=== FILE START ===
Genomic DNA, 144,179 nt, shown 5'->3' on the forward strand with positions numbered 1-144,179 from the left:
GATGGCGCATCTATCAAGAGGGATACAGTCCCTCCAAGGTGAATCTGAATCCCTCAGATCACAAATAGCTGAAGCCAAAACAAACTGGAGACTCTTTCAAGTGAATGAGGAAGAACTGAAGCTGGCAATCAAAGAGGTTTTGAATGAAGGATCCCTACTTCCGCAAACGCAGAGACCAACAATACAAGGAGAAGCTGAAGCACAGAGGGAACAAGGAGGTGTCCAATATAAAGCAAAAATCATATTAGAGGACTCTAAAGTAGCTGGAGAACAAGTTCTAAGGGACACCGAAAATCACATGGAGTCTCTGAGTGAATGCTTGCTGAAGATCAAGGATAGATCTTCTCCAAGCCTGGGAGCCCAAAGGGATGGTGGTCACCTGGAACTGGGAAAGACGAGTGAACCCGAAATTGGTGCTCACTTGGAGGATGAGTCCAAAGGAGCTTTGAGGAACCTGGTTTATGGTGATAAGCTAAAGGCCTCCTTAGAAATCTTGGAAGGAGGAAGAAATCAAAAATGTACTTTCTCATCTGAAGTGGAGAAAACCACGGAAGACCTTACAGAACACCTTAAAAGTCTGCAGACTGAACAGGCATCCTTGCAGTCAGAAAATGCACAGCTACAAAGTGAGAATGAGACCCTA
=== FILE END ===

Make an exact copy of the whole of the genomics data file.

Genomic DNA, 144,179 nt, shown 5'->3' on the forward strand with positions numbered 1-144,179 from the left:
GATGGCGCATCTATCAAGAGGGATACAGTCCCTCCAAGGTGAATCTGAATCCCTCAGATCACAAATAGCTGAAGCCAAAACAAACTGGAGACTCTTTCAAGTGAATGAGGAAGAACTGAAGCTGGCAATCAAAGAGGTTTTGAATGAAGGATCCCTACTTCCGCAAACGCAGAGACCAACAATACAAGGAGAAGCTGAAGCACAGAGGGAACAAGGAGGTGTCCAATATAAAGCAAAAATCATATTAGAGGACTCTAAAGTAGCTGGAGAACAAGTTCTAAGGGACACCGAAAATCACATGGAGTCTCTGAGTGAATGCTTGCTGAAGATCAAGGATAGATCTTCTCCAAGCCTGGGAGCCCAAAGGGATGGTGGTCACCTGGAACTGGGAAAGACGAGTGAACCCGAAATTGGTGCTCACTTGGAGGATGAGTCCAAAGGAGCTTTGAGGAACCTGGTTTATGGTGATAAGCTAAAGGCCTCCTTAGAAATCTTGGAAGGAGGAAGAAATCAAAAATGTACTTTCTCATCTGAAGTGGAGAAAACCACGGAAGACCTTACAGAACACCTTAAAAGTCTGCAGACTGAACAGGCATCCTTGCAGTCAGAAAATGCACAGCTACAAAGTGAGAATGAGACCCTA